Unpacking CFO Insights: 3 Ways to Balance the Finance Function with Accounts Payable Automation

Corporate Payments And Payables


Angeline Sanford

Jul 9, 2024

Here’s a striking phrase for chief financial officers and their finance functions to consider: “Defense must be paired with offense.”

While it sounds like a phrase more at home on the pitch or the gridiron than in the office, it’s actually from U.S. Bank’s recent CFO Insights report. The phrase also captures the position finance teams find themselves in halfway through 2024. That position? In between the desire to protect company culture, valued employees, and tried-and-true processes while looking for process improvements and increased business value.

Striking that balance is not easy. U.S. Bank's CFO, John Stern, shares that 43% of CFOs still struggle with the best way to offset the need to cut costs and mitigate risk while creating growth opportunities.

“Success requires a delicate balance between long-term offensive strategies, such as forecasting and strategizing, and short-term defensive strategies, such as cutting costs,” Stern said. “This is essential in an environment where the pace of change accelerates every year. You must always have a long-term view, but you won’t be here for the long term if you don’t manage the short term.”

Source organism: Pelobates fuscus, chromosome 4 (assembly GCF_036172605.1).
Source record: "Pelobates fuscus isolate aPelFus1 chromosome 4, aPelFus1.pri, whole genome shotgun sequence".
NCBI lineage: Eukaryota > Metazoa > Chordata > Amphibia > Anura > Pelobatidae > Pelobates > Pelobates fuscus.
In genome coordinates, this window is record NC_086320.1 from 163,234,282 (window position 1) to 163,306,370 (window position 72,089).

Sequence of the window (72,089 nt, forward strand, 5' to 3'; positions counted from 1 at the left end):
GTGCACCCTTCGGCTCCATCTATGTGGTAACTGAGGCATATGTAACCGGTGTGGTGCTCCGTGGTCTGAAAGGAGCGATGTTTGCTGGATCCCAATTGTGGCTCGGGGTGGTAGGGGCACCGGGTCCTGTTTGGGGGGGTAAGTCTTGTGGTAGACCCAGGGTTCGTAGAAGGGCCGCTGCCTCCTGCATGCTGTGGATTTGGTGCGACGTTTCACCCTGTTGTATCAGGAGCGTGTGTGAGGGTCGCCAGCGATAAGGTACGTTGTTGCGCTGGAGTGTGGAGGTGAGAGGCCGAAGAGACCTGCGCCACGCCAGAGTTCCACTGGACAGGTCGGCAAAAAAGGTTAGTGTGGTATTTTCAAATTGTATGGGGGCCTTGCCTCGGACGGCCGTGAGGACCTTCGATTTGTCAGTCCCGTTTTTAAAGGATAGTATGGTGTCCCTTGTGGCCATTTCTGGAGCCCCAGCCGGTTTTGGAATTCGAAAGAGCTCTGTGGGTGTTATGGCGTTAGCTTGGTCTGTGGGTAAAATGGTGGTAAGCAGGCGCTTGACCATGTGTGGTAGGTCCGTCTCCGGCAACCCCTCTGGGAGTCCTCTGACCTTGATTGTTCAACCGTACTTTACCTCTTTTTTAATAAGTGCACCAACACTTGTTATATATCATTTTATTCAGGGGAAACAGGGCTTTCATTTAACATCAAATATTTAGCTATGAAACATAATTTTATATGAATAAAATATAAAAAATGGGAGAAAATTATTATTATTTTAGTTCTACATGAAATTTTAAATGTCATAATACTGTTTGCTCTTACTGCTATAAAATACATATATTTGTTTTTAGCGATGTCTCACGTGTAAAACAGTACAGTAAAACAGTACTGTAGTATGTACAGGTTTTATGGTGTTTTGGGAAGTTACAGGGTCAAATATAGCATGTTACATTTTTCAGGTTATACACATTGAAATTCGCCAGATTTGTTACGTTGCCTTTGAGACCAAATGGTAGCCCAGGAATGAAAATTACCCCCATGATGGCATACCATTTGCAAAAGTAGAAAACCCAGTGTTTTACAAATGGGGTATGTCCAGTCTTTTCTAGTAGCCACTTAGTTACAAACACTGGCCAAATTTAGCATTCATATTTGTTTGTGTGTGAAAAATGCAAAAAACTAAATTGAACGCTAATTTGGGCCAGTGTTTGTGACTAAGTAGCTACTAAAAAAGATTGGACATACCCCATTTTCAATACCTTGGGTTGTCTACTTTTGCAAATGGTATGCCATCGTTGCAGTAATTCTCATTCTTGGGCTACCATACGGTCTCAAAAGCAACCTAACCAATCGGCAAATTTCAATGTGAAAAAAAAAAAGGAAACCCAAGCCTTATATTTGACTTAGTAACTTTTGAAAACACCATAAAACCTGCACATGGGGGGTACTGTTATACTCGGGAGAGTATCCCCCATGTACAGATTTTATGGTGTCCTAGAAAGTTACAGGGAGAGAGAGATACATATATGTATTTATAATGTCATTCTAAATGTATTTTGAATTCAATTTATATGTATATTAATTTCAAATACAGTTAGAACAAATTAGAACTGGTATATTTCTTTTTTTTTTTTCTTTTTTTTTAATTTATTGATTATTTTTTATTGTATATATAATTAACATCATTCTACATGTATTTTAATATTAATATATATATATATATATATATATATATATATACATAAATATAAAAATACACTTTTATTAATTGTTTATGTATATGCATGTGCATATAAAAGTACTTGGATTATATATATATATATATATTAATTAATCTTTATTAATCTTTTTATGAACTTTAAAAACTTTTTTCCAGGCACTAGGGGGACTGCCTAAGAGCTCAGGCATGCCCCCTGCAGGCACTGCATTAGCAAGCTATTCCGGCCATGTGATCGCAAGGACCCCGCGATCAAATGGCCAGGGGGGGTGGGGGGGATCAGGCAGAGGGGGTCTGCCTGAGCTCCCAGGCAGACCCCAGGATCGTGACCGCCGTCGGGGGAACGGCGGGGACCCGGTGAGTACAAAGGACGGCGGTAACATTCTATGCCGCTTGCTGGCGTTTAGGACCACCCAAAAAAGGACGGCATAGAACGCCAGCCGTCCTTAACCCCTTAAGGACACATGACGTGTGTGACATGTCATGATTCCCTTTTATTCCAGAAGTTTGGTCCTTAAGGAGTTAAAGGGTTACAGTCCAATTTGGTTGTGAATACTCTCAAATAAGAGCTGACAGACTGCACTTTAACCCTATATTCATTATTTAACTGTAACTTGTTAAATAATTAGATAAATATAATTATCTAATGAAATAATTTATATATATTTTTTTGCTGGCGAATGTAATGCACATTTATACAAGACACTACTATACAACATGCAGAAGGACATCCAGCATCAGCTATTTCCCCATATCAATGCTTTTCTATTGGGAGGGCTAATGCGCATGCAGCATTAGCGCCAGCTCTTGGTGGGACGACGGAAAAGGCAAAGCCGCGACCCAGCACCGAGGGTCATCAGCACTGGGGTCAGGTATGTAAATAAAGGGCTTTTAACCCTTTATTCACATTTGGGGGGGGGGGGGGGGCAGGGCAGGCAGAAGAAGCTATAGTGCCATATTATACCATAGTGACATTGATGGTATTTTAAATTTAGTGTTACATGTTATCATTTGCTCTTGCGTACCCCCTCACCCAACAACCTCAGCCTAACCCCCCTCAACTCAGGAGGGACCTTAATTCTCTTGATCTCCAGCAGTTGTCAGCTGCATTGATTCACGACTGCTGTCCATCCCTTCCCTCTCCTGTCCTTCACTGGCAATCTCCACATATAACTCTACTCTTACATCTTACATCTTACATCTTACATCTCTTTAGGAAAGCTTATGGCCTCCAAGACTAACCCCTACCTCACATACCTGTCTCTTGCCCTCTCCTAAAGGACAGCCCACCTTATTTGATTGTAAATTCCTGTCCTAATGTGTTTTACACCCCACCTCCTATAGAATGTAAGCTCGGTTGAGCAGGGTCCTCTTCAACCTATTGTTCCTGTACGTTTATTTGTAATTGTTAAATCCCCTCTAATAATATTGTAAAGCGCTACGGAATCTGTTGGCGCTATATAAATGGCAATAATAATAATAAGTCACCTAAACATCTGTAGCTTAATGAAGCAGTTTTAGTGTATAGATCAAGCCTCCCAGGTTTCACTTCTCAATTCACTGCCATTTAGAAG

The U.S. Bank report imparted three big-picture lessons we should pay attention to when walking that tightrope. All three focus on the promise of accounts payable automation for businesses of all shapes and sizes, while balancing the need to account for risk in the here and now with long-term growth.

Automation is—and has been—the ideal way for CFOs to install solutions that address the challenges of , embracing digital transformation, mitigating payment risks, and offering streamlined solutions for age-old problems. U.S. Bank partners with Bottomline for their AP Optimizer solution, one example of automation for invoice-to-payment challenges.


In no particular order, those lessons are:

  • Cost control is back in fashion, not just in finance but across the business;
  • Digital processes and payments need to be embraced, now more than ever;
  • Transforming the way businesses pay suppliers is essential.

Let’s tackle them one-by-one, with a focus on how you can pair a good defense with a necessary offense.


Reimagined cost control

Think defense: Cutting too deeply into your teams and their capabilities can damage your growth opportunities, and creates disgruntlement in remaining staff. Keeping costs manageable in an era where inflation is a near-constant threat and outside costs are rising is necessary. In fact, 44% of CFOs told U.S. Bank they consider it a top priority for the finance function, but short-term slashing leads to long-term bleeding.